Tuesday, 25 March 2014

Book Reviews: Frog Music and The History of the Rain

Regular readers (haha) to our blog may have noticed a change in my book reviews. I'm not doing a "What I've Been Reading" for each month, but am posting various reviews along the way. This is mostly because I have now become a "professional reader!" What is that, you may ask. Well, I didn't know either! Basically, I get "ARCs" (advanced reader copies) in return for reviews! So, here are two books (I read them as e-books) that I have read recently. All opinions are my own, although the e-books were free.





Frog Music by Emma Donoghue

When I found out that I had an approval to read an ARC of Frog Music, I was rather embarrassingly excited. I thought Room was a completely captivating book: so horrific and yet believable, a page turner from the beginning. Each characters' voice was distinct, and I also found it very interesting to view most of the central protagonists only through the eyes of another, as is always the case with first person narratives. The difference in Room is that Jack is five - it is such a unique perspective. So, it's safe to say that I started Frog Music with fairly high expectations.

Unfortunately, it didn't exceed my expectations.
It didn't even reach them. Is that because my expectations were just too hard? Not every novel can be a masterpiece, after all.

Frog Music is the story of Blanche, a French woman making her way in San Francisco through dance and prostitution during the nineteenth century. There are two storylines poised at once: before the murder of her friend Jenny, and afterwards. Donoghue has, again, created quite a unique, perspective doing this; plenty of novels have flashbacks but to have two continuous linear narratives occurring at the same time with the same characters is novel. Personally, I'm not sure it was entirely effective.

It's a sort of 'who-dunnit' and the last quarter was pacy, exciting and unexpected. I did really enjoy the home streak. Unfortunately, the rest of the book was a bit of a slog to get through. I actually ended up starting this again twice in the hope it would draw me in more and not be so difficult to read. It didn't work, so I cut my losses and kept going. I'm glad I did, because the ending was enjoyable; however, overall it doesn't seem worth it to read a lengthy novel when the majority of it is unenjoyable. 

Frog Music comes out on March 27th.



History of the Rain – Niall Williams

Where to start? This was a rich, expertly woven novel; each word is weighed up and chosen carefully, so that they flow like the rivers that permeate Williams' narrative.

History of the Rain is told in first person by Ruth Swain, sharing a story she tells whilst bed-ridden in rural Ireland. It is also second person: Ruth addresses the reader directly. It leaves questions: who does she think will be reading it? Is she leaving this for her family, or someone else? Of further interest is that it is not merely her story she is telling; she tells the story of her father, her grand-father, her great grand-father. Now, this makes for an intriguing premise. Ruth is telling stories that she wasn't even alive for, let alone been a witness to. Throughout the novel I was left wondering: how much of this had been reported to her, and how much has her own imagination taken control? The level of detail in many of the scenes is exquisite – but what does this mean? Where does truth end and make believe begin? Williams is asking us to question the validity of the past, of truth, and the sustaining power of stories.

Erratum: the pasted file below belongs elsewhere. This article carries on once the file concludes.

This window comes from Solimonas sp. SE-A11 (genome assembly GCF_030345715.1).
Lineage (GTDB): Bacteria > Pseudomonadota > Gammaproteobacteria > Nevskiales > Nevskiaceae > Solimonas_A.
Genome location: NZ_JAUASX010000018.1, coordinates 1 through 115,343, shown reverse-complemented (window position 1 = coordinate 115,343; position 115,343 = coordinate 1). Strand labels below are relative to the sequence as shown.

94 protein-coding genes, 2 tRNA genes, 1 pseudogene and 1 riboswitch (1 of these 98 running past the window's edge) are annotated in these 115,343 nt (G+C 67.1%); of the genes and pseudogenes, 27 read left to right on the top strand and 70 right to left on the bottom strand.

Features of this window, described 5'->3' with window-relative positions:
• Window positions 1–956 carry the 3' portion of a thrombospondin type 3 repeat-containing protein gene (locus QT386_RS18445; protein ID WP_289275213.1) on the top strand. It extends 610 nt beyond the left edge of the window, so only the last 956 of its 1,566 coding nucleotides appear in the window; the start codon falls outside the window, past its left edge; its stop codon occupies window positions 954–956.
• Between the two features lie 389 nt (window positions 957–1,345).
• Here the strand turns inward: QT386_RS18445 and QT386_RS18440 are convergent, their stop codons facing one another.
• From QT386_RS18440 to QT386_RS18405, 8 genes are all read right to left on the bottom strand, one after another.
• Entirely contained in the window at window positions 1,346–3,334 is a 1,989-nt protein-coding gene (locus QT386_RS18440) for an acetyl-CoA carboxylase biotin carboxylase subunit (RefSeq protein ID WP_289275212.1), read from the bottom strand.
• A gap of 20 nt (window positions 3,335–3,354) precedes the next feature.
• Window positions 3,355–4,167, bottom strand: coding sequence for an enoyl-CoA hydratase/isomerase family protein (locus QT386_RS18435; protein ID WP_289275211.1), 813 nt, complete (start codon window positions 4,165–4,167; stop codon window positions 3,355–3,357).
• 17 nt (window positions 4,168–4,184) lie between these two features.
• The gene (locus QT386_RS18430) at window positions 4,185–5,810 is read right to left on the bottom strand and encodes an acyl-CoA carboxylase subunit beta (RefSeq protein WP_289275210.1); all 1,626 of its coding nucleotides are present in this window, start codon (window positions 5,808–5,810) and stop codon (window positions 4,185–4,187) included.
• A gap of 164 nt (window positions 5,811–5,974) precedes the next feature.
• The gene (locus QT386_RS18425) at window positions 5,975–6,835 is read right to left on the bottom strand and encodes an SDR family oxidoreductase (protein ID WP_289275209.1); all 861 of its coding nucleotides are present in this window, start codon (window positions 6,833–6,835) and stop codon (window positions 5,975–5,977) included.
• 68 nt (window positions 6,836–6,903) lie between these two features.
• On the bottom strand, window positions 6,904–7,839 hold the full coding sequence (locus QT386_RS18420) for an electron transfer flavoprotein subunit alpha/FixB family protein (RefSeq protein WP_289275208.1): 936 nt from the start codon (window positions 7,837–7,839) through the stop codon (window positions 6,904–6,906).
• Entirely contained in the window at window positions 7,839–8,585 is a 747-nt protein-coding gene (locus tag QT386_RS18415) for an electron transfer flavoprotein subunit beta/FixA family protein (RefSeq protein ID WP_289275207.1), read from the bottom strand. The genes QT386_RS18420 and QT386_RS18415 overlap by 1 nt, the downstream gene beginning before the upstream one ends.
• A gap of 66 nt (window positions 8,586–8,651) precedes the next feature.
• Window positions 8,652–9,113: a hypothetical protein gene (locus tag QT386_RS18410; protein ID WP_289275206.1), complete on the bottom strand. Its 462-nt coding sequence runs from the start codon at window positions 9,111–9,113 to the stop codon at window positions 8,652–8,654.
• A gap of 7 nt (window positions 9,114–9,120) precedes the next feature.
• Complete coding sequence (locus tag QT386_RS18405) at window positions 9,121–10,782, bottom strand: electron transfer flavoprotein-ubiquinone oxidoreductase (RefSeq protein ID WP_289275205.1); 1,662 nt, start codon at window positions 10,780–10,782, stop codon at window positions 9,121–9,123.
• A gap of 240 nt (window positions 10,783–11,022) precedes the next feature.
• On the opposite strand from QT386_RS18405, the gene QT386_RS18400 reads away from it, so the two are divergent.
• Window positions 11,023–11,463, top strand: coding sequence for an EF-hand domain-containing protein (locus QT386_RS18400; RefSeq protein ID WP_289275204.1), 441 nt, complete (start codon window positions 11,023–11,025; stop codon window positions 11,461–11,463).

As I have said, the language was beautiful. There are lots of examples of this: on describing her father, Ruth says he is “a bundle of angles”; Ruth's mother's hair is personified as she fights it into submission: “She tousled it loose and it laughed at her, then she tied it up too tight and it felt like a hand had grabbed her from above...” There are many more examples throughout the novel.

I loved Virgil, Ruth's father, his eccentricity and room full of books. There is a real link of empathy between myself as a reader, and Virgil as a character in Ruth's story.

He knew Ahab, he knew Tulkinghorn, he knew Quentin Compson and Sebastian Flyte and Elizabeth Bennet and Emma Bovary and Alyosha... but Virgil Swain did not know anything he could do in County Clare.”

He is out of his depth and, naturally, we feel protective of him. The burgeoning love story between Ruth's parents was my favourite part plot-wise, although it was tinged with sadness.

Plot-wise, I found it a bit of a struggle at the start. It took a long time to get into – I was thoroughly engrossed by the end, but the beginning lacked that page-turning quality. Possibly this was to do with getting used to Williams' style; History of the Rain is a book I am sure will bear reading again and again. For me, however, the beginning was too slow. I also became more used to Williams' meandering narrative; as Ruth herself says “Your narrator, you may already have grasped, is not gifted in matters chronological” - it is not a linear story. As the plot continued, I was more engrossed, although still very conscious of Ruth being the storyteller to events she had never witnessed. I enjoyed that ambiguity of truth, the wondering. In a way, we as readers are like bed-ridden Ruth, caught in a trap of stories and secrets, never knowing where true North is.

Ultimately, the novel had a sad tinge to it. Virgil, Ruth's father, was never able to meet the “Impossible Standard” laid down by his family, and we really feel his anguish over it. We never get to know as much about Ruth as her father, but we also feel pained over her: life narrowed to an attic bedroom and her illness. But she takes us on a journey of discovery in the past, and, true or untrue, it is a beautiful journey to witness.

History of the Rain comes out in April and will also be featured as Radio 4's book of the week during April.

xx